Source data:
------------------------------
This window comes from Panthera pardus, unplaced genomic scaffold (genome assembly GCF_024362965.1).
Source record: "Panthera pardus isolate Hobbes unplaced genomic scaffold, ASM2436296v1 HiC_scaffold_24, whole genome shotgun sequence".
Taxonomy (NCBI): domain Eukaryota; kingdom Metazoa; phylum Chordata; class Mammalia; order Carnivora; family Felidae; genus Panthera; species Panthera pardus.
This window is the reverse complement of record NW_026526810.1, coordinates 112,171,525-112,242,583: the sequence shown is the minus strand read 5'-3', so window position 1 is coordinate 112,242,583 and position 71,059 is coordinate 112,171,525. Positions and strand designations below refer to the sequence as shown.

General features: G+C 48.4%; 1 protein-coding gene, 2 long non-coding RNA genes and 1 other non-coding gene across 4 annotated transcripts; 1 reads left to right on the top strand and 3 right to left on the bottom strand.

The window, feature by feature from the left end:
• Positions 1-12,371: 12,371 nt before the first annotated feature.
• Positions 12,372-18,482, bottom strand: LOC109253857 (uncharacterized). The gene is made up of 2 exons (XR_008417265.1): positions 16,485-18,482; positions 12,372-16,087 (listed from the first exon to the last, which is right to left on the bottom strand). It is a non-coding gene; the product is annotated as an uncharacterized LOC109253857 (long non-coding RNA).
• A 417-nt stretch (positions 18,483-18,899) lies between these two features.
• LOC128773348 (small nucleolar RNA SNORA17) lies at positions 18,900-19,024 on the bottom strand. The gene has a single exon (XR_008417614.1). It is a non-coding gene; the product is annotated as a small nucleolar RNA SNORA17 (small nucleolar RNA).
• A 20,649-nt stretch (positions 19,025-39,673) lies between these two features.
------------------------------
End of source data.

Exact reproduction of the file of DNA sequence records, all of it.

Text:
This window comes from Panthera pardus, unplaced genomic scaffold (genome assembly GCF_024362965.1).
Source record: "Panthera pardus isolate Hobbes unplaced genomic scaffold, ASM2436296v1 HiC_scaffold_24, whole genome shotgun sequence".
Taxonomy (NCBI): domain Eukaryota; kingdom Metazoa; phylum Chordata; class Mammalia; order Carnivora; family Felidae; genus Panthera; species Panthera pardus.
This window is the reverse complement of record NW_026526810.1, coordinates 112,171,525-112,242,583: the sequence shown is the minus strand read 5'-3', so window position 1 is coordinate 112,242,583 and position 71,059 is coordinate 112,171,525. Positions and strand designations below refer to the sequence as shown.

General features: G+C 48.4%; 1 protein-coding gene, 2 long non-coding RNA genes and 1 other non-coding gene across 4 annotated transcripts; 1 reads left to right on the top strand and 3 right to left on the bottom strand.

The window, feature by feature from the left end:
• Positions 1-12,371: 12,371 nt before the first annotated feature.
• Positions 12,372-18,482, bottom strand: LOC109253857 (uncharacterized). The gene is made up of 2 exons (XR_008417265.1): positions 16,485-18,482; positions 12,372-16,087 (listed from the first exon to the last, which is right to left on the bottom strand). It is a non-coding gene; the product is annotated as an uncharacterized LOC109253857 (long non-coding RNA).
• A 417-nt stretch (positions 18,483-18,899) lies between these two features.
• LOC128773348 (small nucleolar RNA SNORA17) lies at positions 18,900-19,024 on the bottom strand. The gene has a single exon (XR_008417614.1). It is a non-coding gene; the product is annotated as a small nucleolar RNA SNORA17 (small nucleolar RNA).
• A 20,649-nt stretch (positions 19,025-39,673) lies between these two features.